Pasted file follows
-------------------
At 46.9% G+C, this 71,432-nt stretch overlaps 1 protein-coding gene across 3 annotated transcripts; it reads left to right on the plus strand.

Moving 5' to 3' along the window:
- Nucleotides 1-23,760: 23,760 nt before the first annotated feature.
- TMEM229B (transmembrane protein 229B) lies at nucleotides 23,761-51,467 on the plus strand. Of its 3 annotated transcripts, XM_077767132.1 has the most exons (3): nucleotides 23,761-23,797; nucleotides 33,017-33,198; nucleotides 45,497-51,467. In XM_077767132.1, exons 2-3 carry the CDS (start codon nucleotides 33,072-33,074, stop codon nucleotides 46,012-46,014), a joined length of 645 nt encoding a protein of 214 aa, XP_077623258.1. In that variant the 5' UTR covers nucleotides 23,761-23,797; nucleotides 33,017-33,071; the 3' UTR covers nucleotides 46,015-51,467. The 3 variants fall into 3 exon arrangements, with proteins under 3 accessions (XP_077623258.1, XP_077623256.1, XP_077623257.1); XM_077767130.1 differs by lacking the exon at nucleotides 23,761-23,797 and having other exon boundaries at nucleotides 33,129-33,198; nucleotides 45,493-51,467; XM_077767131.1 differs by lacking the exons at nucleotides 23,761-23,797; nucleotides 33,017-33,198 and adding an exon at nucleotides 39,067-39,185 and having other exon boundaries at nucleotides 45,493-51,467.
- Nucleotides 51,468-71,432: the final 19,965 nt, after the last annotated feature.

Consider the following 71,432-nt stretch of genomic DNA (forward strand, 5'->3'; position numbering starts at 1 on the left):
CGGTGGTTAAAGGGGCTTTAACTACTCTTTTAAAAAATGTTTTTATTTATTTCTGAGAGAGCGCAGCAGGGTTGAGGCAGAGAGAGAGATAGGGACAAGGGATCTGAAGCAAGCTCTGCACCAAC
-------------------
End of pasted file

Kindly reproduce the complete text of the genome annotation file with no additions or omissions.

At 46.9% G+C, this 71,432-nt stretch overlaps 1 protein-coding gene across 3 annotated transcripts; it reads left to right on the plus strand.

Moving 5' to 3' along the window:
- Nucleotides 1-23,760: 23,760 nt before the first annotated feature.
- TMEM229B (transmembrane protein 229B) lies at nucleotides 23,761-51,467 on the plus strand. Of its 3 annotated transcripts, XM_077767132.1 has the most exons (3): nucleotides 23,761-23,797; nucleotides 33,017-33,198; nucleotides 45,497-51,467. In XM_077767132.1, exons 2-3 carry the CDS (start codon nucleotides 33,072-33,074, stop codon nucleotides 46,012-46,014), a joined length of 645 nt encoding a protein of 214 aa, XP_077623258.1. In that variant the 5' UTR covers nucleotides 23,761-23,797; nucleotides 33,017-33,071; the 3' UTR covers nucleotides 46,015-51,467. The 3 variants fall into 3 exon arrangements, with proteins under 3 accessions (XP_077623258.1, XP_077623256.1, XP_077623257.1); XM_077767130.1 differs by lacking the exon at nucleotides 23,761-23,797 and having other exon boundaries at nucleotides 33,129-33,198; nucleotides 45,493-51,467; XM_077767131.1 differs by lacking the exons at nucleotides 23,761-23,797; nucleotides 33,017-33,198 and adding an exon at nucleotides 39,067-39,185 and having other exon boundaries at nucleotides 45,493-51,467.
- Nucleotides 51,468-71,432: the final 19,965 nt, after the last annotated feature.

Consider the following 71,432-nt stretch of genomic DNA (forward strand, 5'->3'; position numbering starts at 1 on the left):
CGGTGGTTAAAGGGGCTTTAACTACTCTTTTAAAAAATGTTTTTATTTATTTCTGAGAGAGCGCAGCAGGGTTGAGGCAGAGAGAGAGATAGGGACAAGGGATCTGAAGCAAGCTCTGCACCAAC